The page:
The works shown on the big screen often define art. Mentions of art are always associated with the greatest who have expressed it, so works that appreciate art often arrive in the form of love letters to the artists who have written them, and Agatha Christie received not only a remake in Death on the Nile but also another upcoming homage in Glass Onion: A Knives Out Mystery.
Although they are frequently filmed, appreciation films often have a different appearance for their viewers and their creators. This is because of the fact that the public often connects to them in a more celebratory way than the artists who may clearly express their own interests. They impose the notion that art is defined by its finest works, and foster the belief that art's significance emerges when it's consumed by others.
A Repetitive Life
Paterson is the film's name, the name of the town it's set in, and the name of the protagonist, establishing a sense of repetitiveness that threatens to wreak havoc on the main character's conscience. He wakes up in a different position, walks his dog on the same walk, and drinks one beer from the same pub before going to bed.
Art Can Be Private
Paterson writes poetry in a "secret notebook," valuing him more for his laissez-faire personality than for his refusal to divulge them. His wife, Laura (Golshifteh Farahani), requests photocopies and send them to a publisher, but he replies with reluctance.
Art Can Change How We View the World
Paterson's interest in poetry encourages him to pay attention to the little details in his own life that deserve to be rewritten. He often dwells on tokens that have pierced his path into his everyday life, and tries to explain why they are worthy of being re-created as Groundhog Day. But his poetry gives him a reason to be interested in a life that might be perceived as mundane by those who look at what's on the other side.
Paterson's love for poetry makes him interested in how other people interpret the world. It makes the other residents of Paterson appear as not just co-occupants but individuals who are worth paying attention to. Two men discuss failed sexual encounters, two boys discuss Hurricane Carter's significance, and two students discuss Paterson's most famous anarchist.
Paterson is enthralled by his contemporaries' artistic endeavors because, rather than attempting to starve them to fame, they offer a different perspective on who would otherwise flow in and out of his bus unexamined.
Paterson adds another dimension to his portrayal of the world. Jarmusch takes the mundane and implantes a twinge of exoticism to establish the images as ones worthy of curiosity because that's how the film's lead interprets what he sees. There are countless motifs that Paterson picks up on: running water, twins, and the black and white circles that Laura has established as her aesthetic.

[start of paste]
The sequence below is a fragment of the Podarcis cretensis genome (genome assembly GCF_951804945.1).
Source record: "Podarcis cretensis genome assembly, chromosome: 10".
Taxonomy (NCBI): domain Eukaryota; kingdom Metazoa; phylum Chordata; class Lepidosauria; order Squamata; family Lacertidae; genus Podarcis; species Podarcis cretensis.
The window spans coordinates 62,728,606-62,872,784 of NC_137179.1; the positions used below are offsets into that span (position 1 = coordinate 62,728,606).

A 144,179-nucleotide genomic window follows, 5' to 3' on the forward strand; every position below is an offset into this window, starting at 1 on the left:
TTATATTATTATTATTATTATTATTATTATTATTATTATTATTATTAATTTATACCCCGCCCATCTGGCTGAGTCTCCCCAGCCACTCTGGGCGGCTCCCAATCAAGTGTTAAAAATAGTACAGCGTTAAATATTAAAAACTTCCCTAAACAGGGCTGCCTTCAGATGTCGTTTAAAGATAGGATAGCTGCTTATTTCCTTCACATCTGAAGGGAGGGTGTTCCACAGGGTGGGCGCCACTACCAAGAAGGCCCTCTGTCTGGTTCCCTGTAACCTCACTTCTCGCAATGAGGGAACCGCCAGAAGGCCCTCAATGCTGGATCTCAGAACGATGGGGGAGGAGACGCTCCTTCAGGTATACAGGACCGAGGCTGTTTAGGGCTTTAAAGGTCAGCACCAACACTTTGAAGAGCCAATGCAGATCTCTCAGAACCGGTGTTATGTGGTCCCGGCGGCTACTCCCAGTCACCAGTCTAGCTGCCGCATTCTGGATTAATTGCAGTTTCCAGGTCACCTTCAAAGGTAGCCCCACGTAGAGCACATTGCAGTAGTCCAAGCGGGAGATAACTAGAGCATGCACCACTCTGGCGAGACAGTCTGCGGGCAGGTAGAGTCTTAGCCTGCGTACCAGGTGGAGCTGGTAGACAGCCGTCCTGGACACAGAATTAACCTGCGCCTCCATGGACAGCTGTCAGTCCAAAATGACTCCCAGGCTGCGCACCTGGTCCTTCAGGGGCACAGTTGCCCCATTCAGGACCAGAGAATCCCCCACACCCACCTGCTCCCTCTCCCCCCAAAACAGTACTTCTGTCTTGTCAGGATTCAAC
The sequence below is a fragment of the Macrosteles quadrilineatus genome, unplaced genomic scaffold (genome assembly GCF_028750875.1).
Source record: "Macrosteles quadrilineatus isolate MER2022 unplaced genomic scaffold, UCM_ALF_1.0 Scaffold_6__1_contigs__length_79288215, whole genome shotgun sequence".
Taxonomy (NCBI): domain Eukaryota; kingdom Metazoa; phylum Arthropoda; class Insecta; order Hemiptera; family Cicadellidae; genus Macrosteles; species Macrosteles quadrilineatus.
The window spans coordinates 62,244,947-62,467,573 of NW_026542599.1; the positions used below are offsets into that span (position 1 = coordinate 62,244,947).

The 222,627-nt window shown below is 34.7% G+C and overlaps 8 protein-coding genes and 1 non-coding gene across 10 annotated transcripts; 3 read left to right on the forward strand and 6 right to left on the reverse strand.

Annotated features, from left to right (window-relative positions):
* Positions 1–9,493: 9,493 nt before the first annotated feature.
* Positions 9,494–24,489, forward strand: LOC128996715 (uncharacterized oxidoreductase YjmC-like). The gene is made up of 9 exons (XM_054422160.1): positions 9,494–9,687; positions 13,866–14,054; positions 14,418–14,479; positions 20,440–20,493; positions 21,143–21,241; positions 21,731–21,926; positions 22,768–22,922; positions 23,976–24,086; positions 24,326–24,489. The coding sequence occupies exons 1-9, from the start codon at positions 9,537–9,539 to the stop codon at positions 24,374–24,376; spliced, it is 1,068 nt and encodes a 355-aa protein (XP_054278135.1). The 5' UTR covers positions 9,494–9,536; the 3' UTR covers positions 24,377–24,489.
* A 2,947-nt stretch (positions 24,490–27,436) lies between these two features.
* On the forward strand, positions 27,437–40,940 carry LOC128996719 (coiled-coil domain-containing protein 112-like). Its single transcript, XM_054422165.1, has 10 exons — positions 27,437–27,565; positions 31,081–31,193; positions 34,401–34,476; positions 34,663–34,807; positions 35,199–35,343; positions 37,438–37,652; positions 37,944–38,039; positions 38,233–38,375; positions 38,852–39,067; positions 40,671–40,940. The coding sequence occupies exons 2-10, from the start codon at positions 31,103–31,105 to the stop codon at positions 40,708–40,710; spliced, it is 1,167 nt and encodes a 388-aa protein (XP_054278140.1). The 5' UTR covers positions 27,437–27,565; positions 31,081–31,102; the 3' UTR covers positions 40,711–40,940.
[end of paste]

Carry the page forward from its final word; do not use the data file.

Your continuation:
Paterson is often shot through windows or has him looking through mirrors as if his perspective is more off-kilter than that of a literalist, skewing the reading of an extremely grounded reality into something much more subjective. Great poetry often makes lemonade from the plodding lemons that the masses mindlessly collect throughout their days, and Paterson's passion for poetry allows him to derive the same meaning from his own routine that he has seen expressed in his bookshelves.
Art Doesn't Have to Take a Physical Form Always
When Paterson's poem-book is shredded by an English Bulldog, the bus driver is stunned. His initial reaction to losing his poems implies that he was hugely attached to their physical form, and that the book and its contents had a tangible weight. His conversation with a Japanese tourist helps him realize that the poems have a purpose beyond their physical form.
The realizations aren't tied to the paper. They're just a way for Paterson to contemplate his own existence, and the valuable tokens they've taken away from their creation aren't their presence, but how they altered his perception. The understanding they instill are far greater than the lines they were intended to convey, and that understanding will never fade even if Paterson cannot return and look at them.
Paterson, both as a man and as a filmmaker, understands the basic principles of artistic expression and consumption that all of its modest viewers can relate to. It takes something as mundane as a matchbox and transforms it into something truly meaningful. It takes people we will never see again and makes us curious about the little things they want to present in their lives.